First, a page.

The inscription on a late 15th century axe-head of similar shape, although with a slightly less pronounced profile, in the Musée des Arts décoratifs, gives an interesting clue as to the function of these arms: it was dedicated to a dervish named Sayyid Hajji 'Abbas al-Qudsi, and was probably never used in combat (Robert Elgood (ed.), Islamic Arms and Armour, London, 1979, pp.113-5). Axes of this shape seem instead to have been part of dervishes' equipment and also appear to have been endowed to shrines of saints or Sufis. This puts into context an inscription on an axe-head in the Tanavoli Collection dated 1796-7 praising a local saint or Sufi (James Allan & Brian Gilmour, Persian Steel, the Tanavoli Collection, Oxford, 2000, ill.G.12, p.316-7).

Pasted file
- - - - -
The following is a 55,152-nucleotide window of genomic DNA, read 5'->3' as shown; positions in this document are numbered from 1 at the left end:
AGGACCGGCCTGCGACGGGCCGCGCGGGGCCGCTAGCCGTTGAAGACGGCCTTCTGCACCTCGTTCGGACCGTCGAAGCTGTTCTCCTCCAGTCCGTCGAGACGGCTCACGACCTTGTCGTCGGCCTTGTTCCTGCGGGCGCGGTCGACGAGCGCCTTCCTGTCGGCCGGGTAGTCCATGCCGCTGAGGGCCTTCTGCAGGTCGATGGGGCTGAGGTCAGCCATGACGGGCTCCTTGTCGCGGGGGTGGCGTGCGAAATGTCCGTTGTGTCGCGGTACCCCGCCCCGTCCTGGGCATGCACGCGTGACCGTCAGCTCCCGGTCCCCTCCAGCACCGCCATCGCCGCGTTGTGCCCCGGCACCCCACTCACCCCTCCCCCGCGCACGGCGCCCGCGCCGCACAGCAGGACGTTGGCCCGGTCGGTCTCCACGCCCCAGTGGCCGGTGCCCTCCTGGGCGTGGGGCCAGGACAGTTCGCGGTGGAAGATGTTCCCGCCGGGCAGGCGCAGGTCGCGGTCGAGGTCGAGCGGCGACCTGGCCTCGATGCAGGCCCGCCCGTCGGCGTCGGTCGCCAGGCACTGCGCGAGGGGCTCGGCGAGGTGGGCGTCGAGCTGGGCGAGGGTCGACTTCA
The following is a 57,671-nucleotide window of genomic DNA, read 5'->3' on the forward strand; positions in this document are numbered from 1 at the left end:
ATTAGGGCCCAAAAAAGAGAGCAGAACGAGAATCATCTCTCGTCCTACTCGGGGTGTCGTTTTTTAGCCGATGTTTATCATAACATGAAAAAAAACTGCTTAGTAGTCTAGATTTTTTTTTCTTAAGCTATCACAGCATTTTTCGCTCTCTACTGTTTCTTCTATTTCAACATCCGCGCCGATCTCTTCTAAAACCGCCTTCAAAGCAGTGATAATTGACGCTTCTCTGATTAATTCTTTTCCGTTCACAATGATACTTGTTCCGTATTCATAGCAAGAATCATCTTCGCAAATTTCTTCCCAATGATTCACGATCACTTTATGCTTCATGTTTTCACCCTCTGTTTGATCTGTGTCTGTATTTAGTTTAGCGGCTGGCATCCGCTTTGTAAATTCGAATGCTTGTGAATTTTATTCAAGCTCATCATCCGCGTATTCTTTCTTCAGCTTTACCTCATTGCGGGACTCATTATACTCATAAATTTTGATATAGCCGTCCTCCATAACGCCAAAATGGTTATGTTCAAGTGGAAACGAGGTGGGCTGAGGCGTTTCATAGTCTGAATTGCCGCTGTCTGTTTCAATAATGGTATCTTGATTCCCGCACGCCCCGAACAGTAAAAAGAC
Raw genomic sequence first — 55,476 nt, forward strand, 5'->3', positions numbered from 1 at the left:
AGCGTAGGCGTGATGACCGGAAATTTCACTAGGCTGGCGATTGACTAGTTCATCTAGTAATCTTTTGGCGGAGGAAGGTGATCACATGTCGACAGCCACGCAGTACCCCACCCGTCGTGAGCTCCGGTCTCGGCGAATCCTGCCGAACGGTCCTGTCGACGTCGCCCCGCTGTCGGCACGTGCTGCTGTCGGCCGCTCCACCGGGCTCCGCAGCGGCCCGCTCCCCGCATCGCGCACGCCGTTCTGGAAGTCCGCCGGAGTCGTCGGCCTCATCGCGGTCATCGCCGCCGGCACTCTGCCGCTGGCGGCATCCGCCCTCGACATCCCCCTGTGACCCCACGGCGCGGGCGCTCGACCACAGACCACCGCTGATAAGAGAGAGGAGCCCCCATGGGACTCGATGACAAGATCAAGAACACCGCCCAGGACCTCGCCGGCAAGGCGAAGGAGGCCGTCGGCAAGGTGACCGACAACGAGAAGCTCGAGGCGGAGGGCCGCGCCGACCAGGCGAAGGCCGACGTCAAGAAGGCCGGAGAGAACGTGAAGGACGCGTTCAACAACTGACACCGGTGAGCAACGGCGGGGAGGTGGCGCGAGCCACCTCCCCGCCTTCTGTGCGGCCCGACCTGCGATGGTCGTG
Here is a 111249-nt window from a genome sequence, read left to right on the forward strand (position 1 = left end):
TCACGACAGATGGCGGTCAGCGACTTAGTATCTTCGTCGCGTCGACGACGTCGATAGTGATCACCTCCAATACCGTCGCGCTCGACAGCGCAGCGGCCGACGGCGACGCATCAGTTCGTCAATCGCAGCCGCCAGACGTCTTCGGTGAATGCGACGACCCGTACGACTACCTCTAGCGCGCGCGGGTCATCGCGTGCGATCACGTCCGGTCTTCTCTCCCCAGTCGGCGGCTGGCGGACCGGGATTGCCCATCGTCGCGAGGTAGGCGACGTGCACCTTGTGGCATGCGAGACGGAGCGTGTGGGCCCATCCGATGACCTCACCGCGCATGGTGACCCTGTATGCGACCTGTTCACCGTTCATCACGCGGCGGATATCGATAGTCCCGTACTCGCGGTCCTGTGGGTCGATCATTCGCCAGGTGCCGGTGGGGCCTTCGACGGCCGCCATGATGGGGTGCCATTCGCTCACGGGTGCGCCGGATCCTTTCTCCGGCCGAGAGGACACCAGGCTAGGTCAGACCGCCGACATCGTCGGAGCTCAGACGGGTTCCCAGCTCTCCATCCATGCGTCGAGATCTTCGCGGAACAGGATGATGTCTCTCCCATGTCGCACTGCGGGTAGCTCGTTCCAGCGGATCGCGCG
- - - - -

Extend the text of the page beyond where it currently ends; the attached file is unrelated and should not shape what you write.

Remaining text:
The present axe-head, with a profile which is not exaggeratedly curved, retains its efficacy. The decoration is also more sober than that visible on a ceremonial axe in a private Danish collection dated circa 1700 which has a pronounced hook-like profile (A.V.B.Norman, Islamic Arms and Armour from private Danish Collections, Copenhagen, 1982, No.80). These two features as well as the line of naskh slightly verging on nasta'liq engraved on the top, which is a script rarely used on Safavid metalwork, support a 17th century dating.